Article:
The intention here is to assess the (highly practical) matter of whether the OECD’s Base Erosion and Profit Shifting (BEPS) project has helped, or alternatively hindered, the task for developing countries of applying transfer pricing rules pursuant to the arm’s length principle (ALP).1 Such an assessment is not concerned with the justifications or merits of specific measures from the BEPS Project, nor with assessing the suitability of the ALP for developing states, or considering alternatives or modifications.2 Rather, given that in the current environment developing countries rely on transfer pricing rules as one of their most important mechanisms in countering international tax avoidance, the question is simply concerned with whether the practical task of applying those rules is made easier or harder as a result of the BEPS Project.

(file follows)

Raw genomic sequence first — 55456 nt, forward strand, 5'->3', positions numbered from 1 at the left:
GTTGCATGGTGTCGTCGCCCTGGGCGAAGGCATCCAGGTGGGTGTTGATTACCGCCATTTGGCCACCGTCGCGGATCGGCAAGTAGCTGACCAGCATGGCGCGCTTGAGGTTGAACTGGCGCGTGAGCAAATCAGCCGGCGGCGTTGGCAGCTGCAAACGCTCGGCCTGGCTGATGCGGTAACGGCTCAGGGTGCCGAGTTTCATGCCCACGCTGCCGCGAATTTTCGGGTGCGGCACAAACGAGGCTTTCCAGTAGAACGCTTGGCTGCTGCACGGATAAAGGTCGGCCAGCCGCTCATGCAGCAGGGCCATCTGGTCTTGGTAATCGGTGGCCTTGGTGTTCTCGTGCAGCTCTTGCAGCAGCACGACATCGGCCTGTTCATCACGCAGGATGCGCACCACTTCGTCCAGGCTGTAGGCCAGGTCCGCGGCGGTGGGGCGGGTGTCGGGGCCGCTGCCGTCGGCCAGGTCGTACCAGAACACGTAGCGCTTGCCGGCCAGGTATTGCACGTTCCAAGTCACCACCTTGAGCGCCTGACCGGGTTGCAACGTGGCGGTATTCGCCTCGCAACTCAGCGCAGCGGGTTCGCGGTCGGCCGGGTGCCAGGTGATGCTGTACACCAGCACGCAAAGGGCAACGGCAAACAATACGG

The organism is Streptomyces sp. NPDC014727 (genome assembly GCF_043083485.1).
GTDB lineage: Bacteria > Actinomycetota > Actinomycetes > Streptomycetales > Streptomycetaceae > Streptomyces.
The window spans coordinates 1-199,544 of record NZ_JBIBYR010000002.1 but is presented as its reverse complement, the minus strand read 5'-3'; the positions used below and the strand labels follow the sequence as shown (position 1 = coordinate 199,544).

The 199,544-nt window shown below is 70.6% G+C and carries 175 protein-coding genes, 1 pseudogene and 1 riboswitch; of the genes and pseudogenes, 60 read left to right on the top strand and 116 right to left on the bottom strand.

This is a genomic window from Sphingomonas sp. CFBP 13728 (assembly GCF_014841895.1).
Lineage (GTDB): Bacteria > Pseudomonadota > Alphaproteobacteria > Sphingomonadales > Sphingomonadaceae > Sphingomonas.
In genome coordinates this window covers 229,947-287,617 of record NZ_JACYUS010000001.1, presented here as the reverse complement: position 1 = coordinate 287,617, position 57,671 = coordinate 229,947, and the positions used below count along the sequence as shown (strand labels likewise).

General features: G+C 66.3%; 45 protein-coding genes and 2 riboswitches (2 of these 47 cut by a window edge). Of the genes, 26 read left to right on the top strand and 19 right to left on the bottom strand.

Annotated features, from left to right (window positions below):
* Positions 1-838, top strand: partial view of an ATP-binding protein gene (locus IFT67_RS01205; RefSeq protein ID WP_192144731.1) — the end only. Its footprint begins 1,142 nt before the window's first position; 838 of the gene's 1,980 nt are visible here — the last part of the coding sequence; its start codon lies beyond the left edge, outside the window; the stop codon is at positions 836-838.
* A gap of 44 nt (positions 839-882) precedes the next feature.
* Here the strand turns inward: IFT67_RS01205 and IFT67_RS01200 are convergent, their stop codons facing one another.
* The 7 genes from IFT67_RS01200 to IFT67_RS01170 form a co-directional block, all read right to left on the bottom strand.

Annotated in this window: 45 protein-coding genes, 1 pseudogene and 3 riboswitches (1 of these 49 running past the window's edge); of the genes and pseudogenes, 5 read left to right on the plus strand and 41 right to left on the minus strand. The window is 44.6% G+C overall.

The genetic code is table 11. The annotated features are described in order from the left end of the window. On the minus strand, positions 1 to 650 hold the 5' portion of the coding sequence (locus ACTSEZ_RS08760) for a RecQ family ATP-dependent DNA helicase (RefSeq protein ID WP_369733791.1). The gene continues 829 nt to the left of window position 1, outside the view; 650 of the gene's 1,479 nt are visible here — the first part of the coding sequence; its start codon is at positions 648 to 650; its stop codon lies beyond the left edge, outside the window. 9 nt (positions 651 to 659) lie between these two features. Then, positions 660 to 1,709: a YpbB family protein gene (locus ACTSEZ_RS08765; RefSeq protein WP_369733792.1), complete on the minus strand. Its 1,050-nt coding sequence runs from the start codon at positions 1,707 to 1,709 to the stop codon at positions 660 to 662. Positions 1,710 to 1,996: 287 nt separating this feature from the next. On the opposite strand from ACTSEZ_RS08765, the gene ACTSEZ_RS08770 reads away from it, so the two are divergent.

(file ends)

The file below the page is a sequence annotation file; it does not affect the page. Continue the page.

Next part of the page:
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- Transfer Pricing Regimes for Developing Countries
- “Taxation Where Value is Created” and the OECD/G20 Base Erosion and Profit Shifting Initiative
- Planning for Multilateral Tax Controversy in the Post-BEPS World
- The Impact of the OECD/G20 Base Erosion and Profit Shifting Project on the Task for Developing Countries of Applying the Arm’s Length Principle in Practice